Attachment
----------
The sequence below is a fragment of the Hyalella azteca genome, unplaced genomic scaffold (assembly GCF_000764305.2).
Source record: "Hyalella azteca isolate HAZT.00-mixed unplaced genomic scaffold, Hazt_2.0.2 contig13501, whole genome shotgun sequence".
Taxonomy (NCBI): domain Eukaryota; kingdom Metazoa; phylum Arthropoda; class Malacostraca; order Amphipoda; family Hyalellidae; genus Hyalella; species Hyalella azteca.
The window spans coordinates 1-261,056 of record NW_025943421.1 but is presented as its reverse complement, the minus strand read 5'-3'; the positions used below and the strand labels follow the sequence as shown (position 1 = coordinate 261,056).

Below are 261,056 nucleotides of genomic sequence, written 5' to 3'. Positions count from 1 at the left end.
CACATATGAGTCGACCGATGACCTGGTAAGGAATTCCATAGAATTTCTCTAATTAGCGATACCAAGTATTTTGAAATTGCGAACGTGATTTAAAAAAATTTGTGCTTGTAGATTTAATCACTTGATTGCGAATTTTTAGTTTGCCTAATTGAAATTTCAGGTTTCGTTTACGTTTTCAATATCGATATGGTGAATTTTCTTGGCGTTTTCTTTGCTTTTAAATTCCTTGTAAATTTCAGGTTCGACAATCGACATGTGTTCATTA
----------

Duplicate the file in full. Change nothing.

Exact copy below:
The sequence below is a fragment of the Hyalella azteca genome, unplaced genomic scaffold (assembly GCF_000764305.2).
Source record: "Hyalella azteca isolate HAZT.00-mixed unplaced genomic scaffold, Hazt_2.0.2 contig13501, whole genome shotgun sequence".
Taxonomy (NCBI): domain Eukaryota; kingdom Metazoa; phylum Arthropoda; class Malacostraca; order Amphipoda; family Hyalellidae; genus Hyalella; species Hyalella azteca.
The window spans coordinates 1-261,056 of record NW_025943421.1 but is presented as its reverse complement, the minus strand read 5'-3'; the positions used below and the strand labels follow the sequence as shown (position 1 = coordinate 261,056).

Below are 261,056 nucleotides of genomic sequence, written 5' to 3'. Positions count from 1 at the left end.
CACATATGAGTCGACCGATGACCTGGTAAGGAATTCCATAGAATTTCTCTAATTAGCGATACCAAGTATTTTGAAATTGCGAACGTGATTTAAAAAAATTTGTGCTTGTAGATTTAATCACTTGATTGCGAATTTTTAGTTTGCCTAATTGAAATTTCAGGTTTCGTTTACGTTTTCAATATCGATATGGTGAATTTTCTTGGCGTTTTCTTTGCTTTTAAATTCCTTGTAAATTTCAGGTTCGACAATCGACATGTGTTCATTA